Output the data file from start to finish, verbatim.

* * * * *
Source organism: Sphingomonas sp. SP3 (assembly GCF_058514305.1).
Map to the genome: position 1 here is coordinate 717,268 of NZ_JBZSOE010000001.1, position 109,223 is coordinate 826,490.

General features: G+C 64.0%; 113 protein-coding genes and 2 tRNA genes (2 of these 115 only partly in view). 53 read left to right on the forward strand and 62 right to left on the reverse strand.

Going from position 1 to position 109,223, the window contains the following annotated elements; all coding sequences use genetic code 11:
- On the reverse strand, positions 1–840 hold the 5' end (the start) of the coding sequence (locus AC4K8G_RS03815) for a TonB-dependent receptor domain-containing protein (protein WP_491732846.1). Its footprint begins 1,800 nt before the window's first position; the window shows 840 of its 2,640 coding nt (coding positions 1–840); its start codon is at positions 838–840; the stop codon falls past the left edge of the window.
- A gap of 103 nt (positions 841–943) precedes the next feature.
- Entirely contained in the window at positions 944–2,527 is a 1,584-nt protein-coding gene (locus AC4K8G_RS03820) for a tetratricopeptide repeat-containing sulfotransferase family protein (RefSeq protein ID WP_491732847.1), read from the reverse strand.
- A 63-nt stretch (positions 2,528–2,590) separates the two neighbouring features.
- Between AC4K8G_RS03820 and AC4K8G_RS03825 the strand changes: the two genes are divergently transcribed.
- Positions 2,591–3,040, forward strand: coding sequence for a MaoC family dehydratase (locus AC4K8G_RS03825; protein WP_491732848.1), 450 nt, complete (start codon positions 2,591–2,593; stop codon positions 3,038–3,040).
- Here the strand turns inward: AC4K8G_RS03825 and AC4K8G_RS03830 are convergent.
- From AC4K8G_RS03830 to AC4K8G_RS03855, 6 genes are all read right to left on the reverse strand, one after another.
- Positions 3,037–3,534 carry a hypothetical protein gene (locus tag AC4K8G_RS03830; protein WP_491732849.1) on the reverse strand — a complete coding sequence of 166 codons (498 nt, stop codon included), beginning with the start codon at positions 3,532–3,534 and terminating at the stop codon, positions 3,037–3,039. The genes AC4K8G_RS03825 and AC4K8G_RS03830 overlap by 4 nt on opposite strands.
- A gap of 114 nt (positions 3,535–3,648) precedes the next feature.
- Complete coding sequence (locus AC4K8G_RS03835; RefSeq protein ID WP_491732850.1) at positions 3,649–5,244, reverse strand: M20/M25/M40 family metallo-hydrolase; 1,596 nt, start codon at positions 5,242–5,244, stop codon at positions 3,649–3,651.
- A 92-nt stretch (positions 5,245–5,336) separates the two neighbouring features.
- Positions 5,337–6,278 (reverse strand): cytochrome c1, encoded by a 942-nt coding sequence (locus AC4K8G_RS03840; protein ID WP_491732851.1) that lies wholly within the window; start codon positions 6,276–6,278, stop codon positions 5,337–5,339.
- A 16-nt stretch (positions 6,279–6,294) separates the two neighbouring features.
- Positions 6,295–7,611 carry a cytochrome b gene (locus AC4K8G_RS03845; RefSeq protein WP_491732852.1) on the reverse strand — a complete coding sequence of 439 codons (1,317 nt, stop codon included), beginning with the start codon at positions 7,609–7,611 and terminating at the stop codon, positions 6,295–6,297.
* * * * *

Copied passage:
Source organism: Sphingomonas sp. SP3 (assembly GCF_058514305.1).
Map to the genome: position 1 here is coordinate 717,268 of NZ_JBZSOE010000001.1, position 109,223 is coordinate 826,490.

General features: G+C 64.0%; 113 protein-coding genes and 2 tRNA genes (2 of these 115 only partly in view). 53 read left to right on the forward strand and 62 right to left on the reverse strand.

Going from position 1 to position 109,223, the window contains the following annotated elements; all coding sequences use genetic code 11:
- On the reverse strand, positions 1–840 hold the 5' end (the start) of the coding sequence (locus AC4K8G_RS03815) for a TonB-dependent receptor domain-containing protein (protein WP_491732846.1). Its footprint begins 1,800 nt before the window's first position; the window shows 840 of its 2,640 coding nt (coding positions 1–840); its start codon is at positions 838–840; the stop codon falls past the left edge of the window.
- A gap of 103 nt (positions 841–943) precedes the next feature.
- Entirely contained in the window at positions 944–2,527 is a 1,584-nt protein-coding gene (locus AC4K8G_RS03820) for a tetratricopeptide repeat-containing sulfotransferase family protein (RefSeq protein ID WP_491732847.1), read from the reverse strand.
- A 63-nt stretch (positions 2,528–2,590) separates the two neighbouring features.
- Between AC4K8G_RS03820 and AC4K8G_RS03825 the strand changes: the two genes are divergently transcribed.
- Positions 2,591–3,040, forward strand: coding sequence for a MaoC family dehydratase (locus AC4K8G_RS03825; protein WP_491732848.1), 450 nt, complete (start codon positions 2,591–2,593; stop codon positions 3,038–3,040).
- Here the strand turns inward: AC4K8G_RS03825 and AC4K8G_RS03830 are convergent.
- From AC4K8G_RS03830 to AC4K8G_RS03855, 6 genes are all read right to left on the reverse strand, one after another.
- Positions 3,037–3,534 carry a hypothetical protein gene (locus tag AC4K8G_RS03830; protein WP_491732849.1) on the reverse strand — a complete coding sequence of 166 codons (498 nt, stop codon included), beginning with the start codon at positions 3,532–3,534 and terminating at the stop codon, positions 3,037–3,039. The genes AC4K8G_RS03825 and AC4K8G_RS03830 overlap by 4 nt on opposite strands.
- A gap of 114 nt (positions 3,535–3,648) precedes the next feature.
- Complete coding sequence (locus AC4K8G_RS03835; RefSeq protein ID WP_491732850.1) at positions 3,649–5,244, reverse strand: M20/M25/M40 family metallo-hydrolase; 1,596 nt, start codon at positions 5,242–5,244, stop codon at positions 3,649–3,651.
- A 92-nt stretch (positions 5,245–5,336) separates the two neighbouring features.
- Positions 5,337–6,278 (reverse strand): cytochrome c1, encoded by a 942-nt coding sequence (locus AC4K8G_RS03840; protein ID WP_491732851.1) that lies wholly within the window; start codon positions 6,276–6,278, stop codon positions 5,337–5,339.
- A 16-nt stretch (positions 6,279–6,294) separates the two neighbouring features.
- Positions 6,295–7,611 carry a cytochrome b gene (locus AC4K8G_RS03845; RefSeq protein WP_491732852.1) on the reverse strand — a complete coding sequence of 439 codons (1,317 nt, stop codon included), beginning with the start codon at positions 7,609–7,611 and terminating at the stop codon, positions 6,295–6,297.